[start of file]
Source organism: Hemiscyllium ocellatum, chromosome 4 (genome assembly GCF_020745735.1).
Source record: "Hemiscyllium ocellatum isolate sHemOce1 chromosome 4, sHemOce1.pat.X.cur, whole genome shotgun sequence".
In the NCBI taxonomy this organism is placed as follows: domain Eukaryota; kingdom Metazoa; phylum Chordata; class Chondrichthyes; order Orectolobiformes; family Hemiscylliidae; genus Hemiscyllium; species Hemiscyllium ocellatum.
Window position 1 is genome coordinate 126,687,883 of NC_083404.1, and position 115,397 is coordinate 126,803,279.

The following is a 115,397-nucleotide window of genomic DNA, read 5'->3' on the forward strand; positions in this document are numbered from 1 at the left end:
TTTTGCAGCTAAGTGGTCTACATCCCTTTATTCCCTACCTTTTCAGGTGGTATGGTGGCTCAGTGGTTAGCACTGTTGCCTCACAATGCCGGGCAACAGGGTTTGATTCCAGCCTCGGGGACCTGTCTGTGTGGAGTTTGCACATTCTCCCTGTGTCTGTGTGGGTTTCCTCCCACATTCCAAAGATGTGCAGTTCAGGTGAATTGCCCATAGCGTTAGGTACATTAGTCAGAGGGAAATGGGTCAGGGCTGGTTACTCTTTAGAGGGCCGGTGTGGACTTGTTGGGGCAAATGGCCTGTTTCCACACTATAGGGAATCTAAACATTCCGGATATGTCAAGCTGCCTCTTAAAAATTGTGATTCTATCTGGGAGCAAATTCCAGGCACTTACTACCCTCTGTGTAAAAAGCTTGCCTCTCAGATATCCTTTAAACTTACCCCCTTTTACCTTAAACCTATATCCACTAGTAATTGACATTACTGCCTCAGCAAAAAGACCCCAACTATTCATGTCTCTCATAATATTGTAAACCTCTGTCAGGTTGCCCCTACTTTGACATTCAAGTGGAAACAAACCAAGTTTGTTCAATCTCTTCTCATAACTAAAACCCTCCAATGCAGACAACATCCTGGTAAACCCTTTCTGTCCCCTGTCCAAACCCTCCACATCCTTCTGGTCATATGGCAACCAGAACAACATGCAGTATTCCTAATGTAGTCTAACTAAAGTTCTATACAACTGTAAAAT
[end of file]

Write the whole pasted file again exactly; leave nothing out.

Source organism: Hemiscyllium ocellatum, chromosome 4 (genome assembly GCF_020745735.1).
Source record: "Hemiscyllium ocellatum isolate sHemOce1 chromosome 4, sHemOce1.pat.X.cur, whole genome shotgun sequence".
In the NCBI taxonomy this organism is placed as follows: domain Eukaryota; kingdom Metazoa; phylum Chordata; class Chondrichthyes; order Orectolobiformes; family Hemiscylliidae; genus Hemiscyllium; species Hemiscyllium ocellatum.
Window position 1 is genome coordinate 126,687,883 of NC_083404.1, and position 115,397 is coordinate 126,803,279.

The following is a 115,397-nucleotide window of genomic DNA, read 5'->3' on the forward strand; positions in this document are numbered from 1 at the left end:
TTTTGCAGCTAAGTGGTCTACATCCCTTTATTCCCTACCTTTTCAGGTGGTATGGTGGCTCAGTGGTTAGCACTGTTGCCTCACAATGCCGGGCAACAGGGTTTGATTCCAGCCTCGGGGACCTGTCTGTGTGGAGTTTGCACATTCTCCCTGTGTCTGTGTGGGTTTCCTCCCACATTCCAAAGATGTGCAGTTCAGGTGAATTGCCCATAGCGTTAGGTACATTAGTCAGAGGGAAATGGGTCAGGGCTGGTTACTCTTTAGAGGGCCGGTGTGGACTTGTTGGGGCAAATGGCCTGTTTCCACACTATAGGGAATCTAAACATTCCGGATATGTCAAGCTGCCTCTTAAAAATTGTGATTCTATCTGGGAGCAAATTCCAGGCACTTACTACCCTCTGTGTAAAAAGCTTGCCTCTCAGATATCCTTTAAACTTACCCCCTTTTACCTTAAACCTATATCCACTAGTAATTGACATTACTGCCTCAGCAAAAAGACCCCAACTATTCATGTCTCTCATAATATTGTAAACCTCTGTCAGGTTGCCCCTACTTTGACATTCAAGTGGAAACAAACCAAGTTTGTTCAATCTCTTCTCATAACTAAAACCCTCCAATGCAGACAACATCCTGGTAAACCCTTTCTGTCCCCTGTCCAAACCCTCCACATCCTTCTGGTCATATGGCAACCAGAACAACATGCAGTATTCCTAATGTAGTCTAACTAAAGTTCTATACAACTGTAAAAT